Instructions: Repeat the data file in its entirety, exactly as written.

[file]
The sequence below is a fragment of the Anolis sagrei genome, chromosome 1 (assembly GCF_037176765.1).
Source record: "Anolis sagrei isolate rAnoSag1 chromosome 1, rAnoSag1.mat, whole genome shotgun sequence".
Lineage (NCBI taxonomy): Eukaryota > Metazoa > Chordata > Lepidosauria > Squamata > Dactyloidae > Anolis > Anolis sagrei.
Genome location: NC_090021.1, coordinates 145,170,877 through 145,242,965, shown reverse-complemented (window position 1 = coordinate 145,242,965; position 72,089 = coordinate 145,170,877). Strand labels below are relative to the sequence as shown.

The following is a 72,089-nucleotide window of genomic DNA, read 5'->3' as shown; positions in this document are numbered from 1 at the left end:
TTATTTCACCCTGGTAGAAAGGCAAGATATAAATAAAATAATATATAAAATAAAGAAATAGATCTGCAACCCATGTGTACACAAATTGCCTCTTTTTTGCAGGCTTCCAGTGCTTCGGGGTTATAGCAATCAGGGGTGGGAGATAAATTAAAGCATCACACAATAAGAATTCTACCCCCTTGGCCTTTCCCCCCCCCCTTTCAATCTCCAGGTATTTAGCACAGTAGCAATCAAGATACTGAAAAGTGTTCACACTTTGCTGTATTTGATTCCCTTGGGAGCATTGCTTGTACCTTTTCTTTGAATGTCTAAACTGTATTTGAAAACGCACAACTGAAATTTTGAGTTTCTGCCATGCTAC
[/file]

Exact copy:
The sequence below is a fragment of the Anolis sagrei genome, chromosome 1 (assembly GCF_037176765.1).
Source record: "Anolis sagrei isolate rAnoSag1 chromosome 1, rAnoSag1.mat, whole genome shotgun sequence".
Lineage (NCBI taxonomy): Eukaryota > Metazoa > Chordata > Lepidosauria > Squamata > Dactyloidae > Anolis > Anolis sagrei.
Genome location: NC_090021.1, coordinates 145,170,877 through 145,242,965, shown reverse-complemented (window position 1 = coordinate 145,242,965; position 72,089 = coordinate 145,170,877). Strand labels below are relative to the sequence as shown.

The following is a 72,089-nucleotide window of genomic DNA, read 5'->3' as shown; positions in this document are numbered from 1 at the left end:
TTATTTCACCCTGGTAGAAAGGCAAGATATAAATAAAATAATATATAAAATAAAGAAATAGATCTGCAACCCATGTGTACACAAATTGCCTCTTTTTTGCAGGCTTCCAGTGCTTCGGGGTTATAGCAATCAGGGGTGGGAGATAAATTAAAGCATCACACAATAAGAATTCTACCCCCTTGGCCTTTCCCCCCCCCCTTTCAATCTCCAGGTATTTAGCACAGTAGCAATCAAGATACTGAAAAGTGTTCACACTTTGCTGTATTTGATTCCCTTGGGAGCATTGCTTGTACCTTTTCTTTGAATGTCTAAACTGTATTTGAAAACGCACAACTGAAATTTTGAGTTTCTGCCATGCTAC